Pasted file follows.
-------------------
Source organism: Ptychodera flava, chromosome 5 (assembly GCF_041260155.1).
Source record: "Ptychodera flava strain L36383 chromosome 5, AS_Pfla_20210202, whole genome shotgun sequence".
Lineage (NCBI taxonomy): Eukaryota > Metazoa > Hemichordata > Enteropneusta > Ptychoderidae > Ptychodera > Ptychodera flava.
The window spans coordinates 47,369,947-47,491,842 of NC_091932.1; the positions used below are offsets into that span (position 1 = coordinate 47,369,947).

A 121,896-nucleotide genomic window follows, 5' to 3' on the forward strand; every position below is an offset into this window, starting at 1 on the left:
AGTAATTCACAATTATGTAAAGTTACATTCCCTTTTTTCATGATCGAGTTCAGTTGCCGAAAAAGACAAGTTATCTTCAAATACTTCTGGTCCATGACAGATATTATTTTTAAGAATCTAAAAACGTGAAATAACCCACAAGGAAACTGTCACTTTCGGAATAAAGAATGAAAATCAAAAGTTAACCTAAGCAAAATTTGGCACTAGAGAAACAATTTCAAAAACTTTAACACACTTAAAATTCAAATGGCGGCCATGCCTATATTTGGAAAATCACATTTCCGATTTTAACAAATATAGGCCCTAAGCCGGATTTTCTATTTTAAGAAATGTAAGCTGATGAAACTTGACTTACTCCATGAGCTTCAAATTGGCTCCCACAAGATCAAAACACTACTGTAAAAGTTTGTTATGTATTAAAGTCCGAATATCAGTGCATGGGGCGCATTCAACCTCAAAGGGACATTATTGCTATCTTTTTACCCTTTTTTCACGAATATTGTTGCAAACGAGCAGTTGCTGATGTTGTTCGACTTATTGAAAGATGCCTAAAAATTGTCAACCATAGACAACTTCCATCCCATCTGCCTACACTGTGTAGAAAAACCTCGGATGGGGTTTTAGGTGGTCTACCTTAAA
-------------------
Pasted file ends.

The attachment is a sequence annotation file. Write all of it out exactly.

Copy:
Source organism: Ptychodera flava, chromosome 5 (assembly GCF_041260155.1).
Source record: "Ptychodera flava strain L36383 chromosome 5, AS_Pfla_20210202, whole genome shotgun sequence".
Lineage (NCBI taxonomy): Eukaryota > Metazoa > Hemichordata > Enteropneusta > Ptychoderidae > Ptychodera > Ptychodera flava.
The window spans coordinates 47,369,947-47,491,842 of NC_091932.1; the positions used below are offsets into that span (position 1 = coordinate 47,369,947).

A 121,896-nucleotide genomic window follows, 5' to 3' on the forward strand; every position below is an offset into this window, starting at 1 on the left:
AGTAATTCACAATTATGTAAAGTTACATTCCCTTTTTTCATGATCGAGTTCAGTTGCCGAAAAAGACAAGTTATCTTCAAATACTTCTGGTCCATGACAGATATTATTTTTAAGAATCTAAAAACGTGAAATAACCCACAAGGAAACTGTCACTTTCGGAATAAAGAATGAAAATCAAAAGTTAACCTAAGCAAAATTTGGCACTAGAGAAACAATTTCAAAAACTTTAACACACTTAAAATTCAAATGGCGGCCATGCCTATATTTGGAAAATCACATTTCCGATTTTAACAAATATAGGCCCTAAGCCGGATTTTCTATTTTAAGAAATGTAAGCTGATGAAACTTGACTTACTCCATGAGCTTCAAATTGGCTCCCACAAGATCAAAACACTACTGTAAAAGTTTGTTATGTATTAAAGTCCGAATATCAGTGCATGGGGCGCATTCAACCTCAAAGGGACATTATTGCTATCTTTTTACCCTTTTTTCACGAATATTGTTGCAAACGAGCAGTTGCTGATGTTGTTCGACTTATTGAAAGATGCCTAAAAATTGTCAACCATAGACAACTTCCATCCCATCTGCCTACACTGTGTAGAAAAACCTCGGATGGGGTTTTAGGTGGTCTACCTTAAA